FMCT moves productions to Hjemkomst, but vows to return to Fargo
The theater troupe has been out of its downtown Fargo home since a structural fault was discovered in the roof in December 2019.
MOORHEAD — The stage is set for the Fargo-Moorhead Community Theatre’s 2021-22 season to play out at its new space at the Hjemkomst Center , but that doesn’t mean it’s curtains for the organization’s longtime home in Island Park.
“Every t is crossed and every i is dotted. I couldn’t be more excited,” says FMCT Executive Director Judy Lewis about the move to Moorhead.
The troupe has been out of its downtown Fargo home since a structural fault was discovered in the FMCT roof in December 2019 . The building has been closed since.
Repairs have yet to begin as the theater and its insurance company disagree over a settlement.
Even as the troupe prepares to set up shop in the Hjemkomst’s Heritage Hall, Lewis says productions will return to the Island Park location.
“Our main stage will always be here in Fargo,” she says.
Waiting on insurance
When FMCT announced it would move some productions to Moorhead a month ago , Lewis was hoping to have a final settlement with the insurance company by the end of April. The calendar switched over weeks ago, and she’s still waiting.
The hang-up, she says, is that insurance will only pay for what was damaged — the roof — and believes the new roof's trusses should be built atop the existing walls. The project engineers at McGough Construction say they can’t just build on the existing walls.
“Our walls are so far out of place, if you take the roof off, they’re coming down,” she says.
Getting to the point of a certificate of occupancy would run about $7.5 million, and the initial settlement was “way low… a fraction of that,” she says.
According to the Fargo's assessor's website, the parcel of land and building at 333 Fourth St. S., Fargo, is valued at $2.1 million.
She asked for another opinion and believes that will come in more favorable.
“I’m not looking for the entire $7.5 million, but something more than the $1.4 million offered.” she says. “I don’t want to accept a lousy number. That would be a disservice to the community.”
A more favorable settlement and tapping gifts that donors have already offered would help get the old FMCT as good as new, she says.
New home for a black box
FMCT’s new season will be announced at the organization’s annual meeting in October, held in its new Hjemkomst space, but Lewis did say that the first show will be “Young Frankenstein,” also in October.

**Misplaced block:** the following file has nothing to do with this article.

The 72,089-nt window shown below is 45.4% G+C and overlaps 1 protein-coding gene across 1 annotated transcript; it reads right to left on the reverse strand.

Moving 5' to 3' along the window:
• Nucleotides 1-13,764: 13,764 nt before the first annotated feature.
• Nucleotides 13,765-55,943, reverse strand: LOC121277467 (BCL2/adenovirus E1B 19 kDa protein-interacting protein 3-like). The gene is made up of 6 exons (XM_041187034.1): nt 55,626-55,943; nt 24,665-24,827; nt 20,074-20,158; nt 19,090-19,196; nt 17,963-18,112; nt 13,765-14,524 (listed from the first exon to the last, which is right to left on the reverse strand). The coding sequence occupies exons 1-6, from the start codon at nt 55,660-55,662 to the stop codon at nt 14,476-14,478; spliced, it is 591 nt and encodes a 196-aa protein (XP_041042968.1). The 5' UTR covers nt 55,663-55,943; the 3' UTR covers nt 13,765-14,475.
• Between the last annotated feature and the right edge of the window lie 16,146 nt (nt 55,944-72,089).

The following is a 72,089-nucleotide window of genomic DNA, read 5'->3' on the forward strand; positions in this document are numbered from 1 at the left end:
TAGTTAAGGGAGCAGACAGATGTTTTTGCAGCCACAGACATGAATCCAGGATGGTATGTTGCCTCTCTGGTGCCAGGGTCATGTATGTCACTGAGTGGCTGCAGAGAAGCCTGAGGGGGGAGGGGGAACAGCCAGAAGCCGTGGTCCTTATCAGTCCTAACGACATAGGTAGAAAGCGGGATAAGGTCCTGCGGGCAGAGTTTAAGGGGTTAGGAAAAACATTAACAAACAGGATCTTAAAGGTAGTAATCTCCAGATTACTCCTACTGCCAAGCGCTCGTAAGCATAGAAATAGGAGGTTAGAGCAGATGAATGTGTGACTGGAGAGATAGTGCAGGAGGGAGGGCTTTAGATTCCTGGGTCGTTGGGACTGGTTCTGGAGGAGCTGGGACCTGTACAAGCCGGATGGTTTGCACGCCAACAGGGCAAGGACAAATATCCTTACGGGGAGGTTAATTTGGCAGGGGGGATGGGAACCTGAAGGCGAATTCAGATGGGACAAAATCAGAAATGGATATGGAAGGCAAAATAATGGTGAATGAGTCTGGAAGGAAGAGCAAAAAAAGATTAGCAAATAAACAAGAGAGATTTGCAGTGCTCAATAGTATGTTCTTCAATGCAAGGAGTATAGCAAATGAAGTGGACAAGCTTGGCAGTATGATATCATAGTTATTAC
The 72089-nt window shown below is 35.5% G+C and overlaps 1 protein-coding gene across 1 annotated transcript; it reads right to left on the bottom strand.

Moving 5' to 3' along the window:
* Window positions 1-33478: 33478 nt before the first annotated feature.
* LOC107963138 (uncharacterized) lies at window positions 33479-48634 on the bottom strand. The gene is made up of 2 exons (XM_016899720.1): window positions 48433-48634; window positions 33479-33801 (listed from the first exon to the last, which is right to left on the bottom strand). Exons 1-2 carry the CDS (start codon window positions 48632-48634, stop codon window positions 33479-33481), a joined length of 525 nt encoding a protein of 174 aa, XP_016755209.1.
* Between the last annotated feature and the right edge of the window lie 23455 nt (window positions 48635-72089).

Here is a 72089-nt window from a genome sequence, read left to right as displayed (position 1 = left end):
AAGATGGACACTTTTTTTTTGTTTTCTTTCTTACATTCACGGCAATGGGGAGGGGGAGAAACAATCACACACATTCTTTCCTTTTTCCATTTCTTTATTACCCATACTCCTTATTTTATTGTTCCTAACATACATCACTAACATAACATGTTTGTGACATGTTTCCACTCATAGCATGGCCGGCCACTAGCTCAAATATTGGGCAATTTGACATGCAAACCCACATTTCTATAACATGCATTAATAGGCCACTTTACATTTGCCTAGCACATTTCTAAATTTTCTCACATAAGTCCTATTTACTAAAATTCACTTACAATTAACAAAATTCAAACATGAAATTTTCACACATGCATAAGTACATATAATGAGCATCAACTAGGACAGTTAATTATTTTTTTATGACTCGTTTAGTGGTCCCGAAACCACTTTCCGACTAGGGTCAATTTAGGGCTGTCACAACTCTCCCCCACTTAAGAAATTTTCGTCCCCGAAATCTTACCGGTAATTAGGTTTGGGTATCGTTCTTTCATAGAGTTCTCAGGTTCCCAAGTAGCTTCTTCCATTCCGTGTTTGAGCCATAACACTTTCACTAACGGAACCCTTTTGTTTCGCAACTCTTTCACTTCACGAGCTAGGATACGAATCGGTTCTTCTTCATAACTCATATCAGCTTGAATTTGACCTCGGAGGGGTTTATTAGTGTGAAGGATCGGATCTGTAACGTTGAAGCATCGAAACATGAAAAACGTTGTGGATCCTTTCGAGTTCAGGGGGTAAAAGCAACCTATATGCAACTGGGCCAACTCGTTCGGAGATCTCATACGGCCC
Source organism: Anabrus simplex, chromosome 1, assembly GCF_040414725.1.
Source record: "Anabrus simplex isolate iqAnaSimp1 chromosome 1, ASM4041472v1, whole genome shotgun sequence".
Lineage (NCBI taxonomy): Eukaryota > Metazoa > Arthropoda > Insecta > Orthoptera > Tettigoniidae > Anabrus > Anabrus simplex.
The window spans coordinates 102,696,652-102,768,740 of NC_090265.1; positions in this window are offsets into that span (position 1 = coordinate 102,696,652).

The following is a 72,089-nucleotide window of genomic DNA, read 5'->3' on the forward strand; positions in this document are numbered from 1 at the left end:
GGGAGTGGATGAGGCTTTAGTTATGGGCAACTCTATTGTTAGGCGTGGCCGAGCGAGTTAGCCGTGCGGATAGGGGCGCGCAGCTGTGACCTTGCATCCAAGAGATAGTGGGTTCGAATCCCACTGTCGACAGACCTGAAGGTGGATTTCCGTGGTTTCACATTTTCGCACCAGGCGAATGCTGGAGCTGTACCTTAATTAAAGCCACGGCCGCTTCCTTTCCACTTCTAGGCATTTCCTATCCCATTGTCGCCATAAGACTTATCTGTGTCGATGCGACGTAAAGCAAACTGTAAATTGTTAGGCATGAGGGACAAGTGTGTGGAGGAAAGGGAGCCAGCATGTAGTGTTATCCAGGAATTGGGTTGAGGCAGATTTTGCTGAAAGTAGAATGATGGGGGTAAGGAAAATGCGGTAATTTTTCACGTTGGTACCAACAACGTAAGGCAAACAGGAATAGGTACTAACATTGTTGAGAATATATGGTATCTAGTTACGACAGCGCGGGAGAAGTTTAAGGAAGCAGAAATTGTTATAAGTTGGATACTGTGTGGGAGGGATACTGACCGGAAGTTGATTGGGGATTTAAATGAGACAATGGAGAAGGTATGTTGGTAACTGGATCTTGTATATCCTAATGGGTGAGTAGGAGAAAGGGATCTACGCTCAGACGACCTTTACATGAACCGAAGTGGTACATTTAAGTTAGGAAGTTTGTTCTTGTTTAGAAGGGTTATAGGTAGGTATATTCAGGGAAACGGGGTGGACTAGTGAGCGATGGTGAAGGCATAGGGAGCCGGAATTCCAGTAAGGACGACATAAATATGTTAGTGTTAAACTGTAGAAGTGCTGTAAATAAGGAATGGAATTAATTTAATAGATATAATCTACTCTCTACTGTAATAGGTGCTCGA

Asked what the future was for the Island Park space, Lewis says she envisions utilizing both that theater, after repairs and renovations, as well as the Hjemkomst space. While the main productions would move back to the Fargo location, the Hjemkomst space could be used as a black box theater. Such a simple space would allow the troupe more flexibility in the type of work and classes, as opposed to the Island Park theater's thrust stage and set seating.
“We need a black box somewhere,” Lewis says.
When the organization was planning a remodel of the Island Park space, plans included a black box, but those plans were scrapped for budgetary reasons.
She’s currently working to get new seats and lights into Heritage Hall. Outfitting the space will cost about $330,000, which Lewis says won’t be an issue for FMCT.
Seating at the new space will be between 200 and 300, smaller than the Island Park location’s 340 seats.
‘It’s an honor to be there’
Moorhead Mayor Shelly Carlson was happy to roll out the red carpet for FMCT.
“We’re very excited and thrilled they are moving to Moorhead. Moorhead is becoming the epicenter for theater arts,” she says, referring to Theatre B as well as summer programs Trollwood Performing Arts School and Gooseberry Players.
FMCT’s own summer production, “All Shook Up,” will be held July 22-25 at TAK Music Venue in Dilworth.
Carlson says FMCT setting up a stage in Moorhead will have an impact beyond just theater fans.
“People are looking for things to do,” she says. “I think that will be an activator for downtown Moorhead.”
She hopes FMCT decides to keep its mainstage productions in Moorhead.
“We hope once they get comfortable, they’ll see all of the benefits to being there. I know the Fargo location is iconic, but the Hjemkomst is iconic too," Carlson says.
“As long as they’ll keep us in the Hjemkomst, it’s an honor to be there,” Lewis says.